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Hammer and Nail Problem

Aug 2, 2008 by

Believe it or not, I have been at MathFest for three days and have only managed to attend four sessions (besides the one I presented in). But I talk to a lot of people and talk to a lot of the exhibitors and because MathFest is a lot more research-oriented and focuses more on upper level math, there are actually not a ton of sessions that I am interested in – although, as is always the case, the sessions I did want to go to were all scheduled for the time I was speaking.
I haven’t seen Kien Lim since graduate school – I saw him walking down the street one night in Madison and recognized him. Kien and I used to be involved in some great discussions about how students learn. He invited me to his talk on the “Hammer-and-Nail Problem in Mathematics.” His talk (10 minutes) was briefly about his interest in math education and his experiences with students in Math for Elementary Ed. What he’s seen in teaching future teachers, is the same problem that I think we’ve all seen in different courses.

To a person with a hammer, everything looks like a nail.

Here are some examples that I’ve seen in math classes:

  • After you teach algebra students how to multiply polynomials, some can suddenly no longer add polynomials and will multiply an expression like (x + 3) + (x – 4).
  • In Calc II, I first teach how to use substitution to create new power series for functions. Later, I teach how to find a Taylor series. On the test, I always ask students to demonstrate finding some power series using the known series. But for many students, once they learn the Taylor series, it is the hammer they apply to everything.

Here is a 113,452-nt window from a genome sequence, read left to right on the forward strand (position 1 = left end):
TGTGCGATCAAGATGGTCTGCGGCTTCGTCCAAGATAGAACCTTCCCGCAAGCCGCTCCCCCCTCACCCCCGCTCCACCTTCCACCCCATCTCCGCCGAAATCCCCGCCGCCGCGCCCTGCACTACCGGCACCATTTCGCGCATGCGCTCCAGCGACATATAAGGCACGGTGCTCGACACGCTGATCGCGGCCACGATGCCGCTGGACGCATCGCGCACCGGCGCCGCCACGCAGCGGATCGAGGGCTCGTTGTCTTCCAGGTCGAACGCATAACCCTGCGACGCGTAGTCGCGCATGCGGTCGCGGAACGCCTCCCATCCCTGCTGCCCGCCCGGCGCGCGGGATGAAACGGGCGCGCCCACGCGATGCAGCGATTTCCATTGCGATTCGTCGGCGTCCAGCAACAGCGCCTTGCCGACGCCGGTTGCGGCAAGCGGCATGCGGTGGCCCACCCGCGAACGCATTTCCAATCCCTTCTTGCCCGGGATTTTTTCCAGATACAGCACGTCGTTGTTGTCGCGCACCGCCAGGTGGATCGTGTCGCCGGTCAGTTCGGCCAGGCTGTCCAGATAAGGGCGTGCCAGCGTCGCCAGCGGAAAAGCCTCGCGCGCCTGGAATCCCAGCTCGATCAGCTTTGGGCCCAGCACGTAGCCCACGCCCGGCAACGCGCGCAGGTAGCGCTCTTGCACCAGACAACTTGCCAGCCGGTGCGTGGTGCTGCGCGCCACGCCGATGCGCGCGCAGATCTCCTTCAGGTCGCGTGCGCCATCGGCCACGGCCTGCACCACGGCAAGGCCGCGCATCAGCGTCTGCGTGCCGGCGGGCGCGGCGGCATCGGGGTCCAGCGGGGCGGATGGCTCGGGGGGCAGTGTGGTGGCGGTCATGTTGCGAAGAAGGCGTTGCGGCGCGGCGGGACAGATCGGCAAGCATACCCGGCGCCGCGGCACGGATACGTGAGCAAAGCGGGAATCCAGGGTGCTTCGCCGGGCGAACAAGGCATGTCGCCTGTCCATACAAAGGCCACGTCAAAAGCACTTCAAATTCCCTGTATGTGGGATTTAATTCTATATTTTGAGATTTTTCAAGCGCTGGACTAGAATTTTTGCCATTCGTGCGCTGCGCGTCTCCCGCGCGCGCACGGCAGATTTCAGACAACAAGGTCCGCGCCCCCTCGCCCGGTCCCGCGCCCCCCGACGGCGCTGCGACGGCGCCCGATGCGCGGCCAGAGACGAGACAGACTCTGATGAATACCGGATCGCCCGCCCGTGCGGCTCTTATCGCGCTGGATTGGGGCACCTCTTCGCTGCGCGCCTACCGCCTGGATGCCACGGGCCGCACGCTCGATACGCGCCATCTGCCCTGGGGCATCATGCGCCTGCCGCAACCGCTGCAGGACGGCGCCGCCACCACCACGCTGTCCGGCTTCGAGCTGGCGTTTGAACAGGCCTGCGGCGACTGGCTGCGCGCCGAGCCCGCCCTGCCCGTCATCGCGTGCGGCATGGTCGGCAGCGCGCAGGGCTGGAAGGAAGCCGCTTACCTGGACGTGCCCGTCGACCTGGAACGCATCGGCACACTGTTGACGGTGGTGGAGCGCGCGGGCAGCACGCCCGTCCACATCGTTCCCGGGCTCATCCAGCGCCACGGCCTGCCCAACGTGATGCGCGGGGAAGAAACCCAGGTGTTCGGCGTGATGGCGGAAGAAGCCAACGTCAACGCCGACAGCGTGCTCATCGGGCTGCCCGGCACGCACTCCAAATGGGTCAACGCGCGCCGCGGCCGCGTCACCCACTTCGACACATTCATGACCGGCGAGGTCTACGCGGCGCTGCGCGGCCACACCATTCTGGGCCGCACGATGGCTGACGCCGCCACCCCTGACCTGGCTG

• In Calc I, students learn how to find derivatives using the power rule first. Later on, once they learn the quotient rule, they will try to find the derivative of 4/x using the quotient rule, rather than just rewriting the expression and using the power rule (which was the first, and simpler method).

For algebra, I’ve recorded hundreds of these types of hammer & nail issues in the Algebra Activities Instructor Resource Binders I recently authored. Once you know that the issues exist, you can try to change the hammer-and-nail thinking by continuing to present problems that make students think about alternate methods – or at least show them that using the most recent “hammer” is not the best way to do the problem. After seeing this enough times, the hope is that the students will begin learning to think for themselves.

One of the reasons that I love using the methods I outlined in “Back to the Board” is that I can instantly see which students that are trying to rotely apply the latest learned technique, and throw out new problems that use other techniques or tweaks until I see that they are no longer “thinking with a hammer.”

SIDE NOTE: These little 10-minute talks at conferences drive me crazy. Ten minutes is barely enough time to introduce a topic. If conferences are really going to use this format, then they should be sophisticated enough to have a website where presenters can link to a longer-format presentation that is hosted online. For some presenters, that might mean a set of slides from a longer presentation, and for others, it might be a recording (with slides) of the actual longer presentation. I just get annoyed with getting a 10-minute teaser and then not having instant access to the rest… which is why I always post my presentation prior to presenting. Just like our students, the best time to gain the attention of the audience is when they are interested in the topic – like when they go back to their room after the presentation.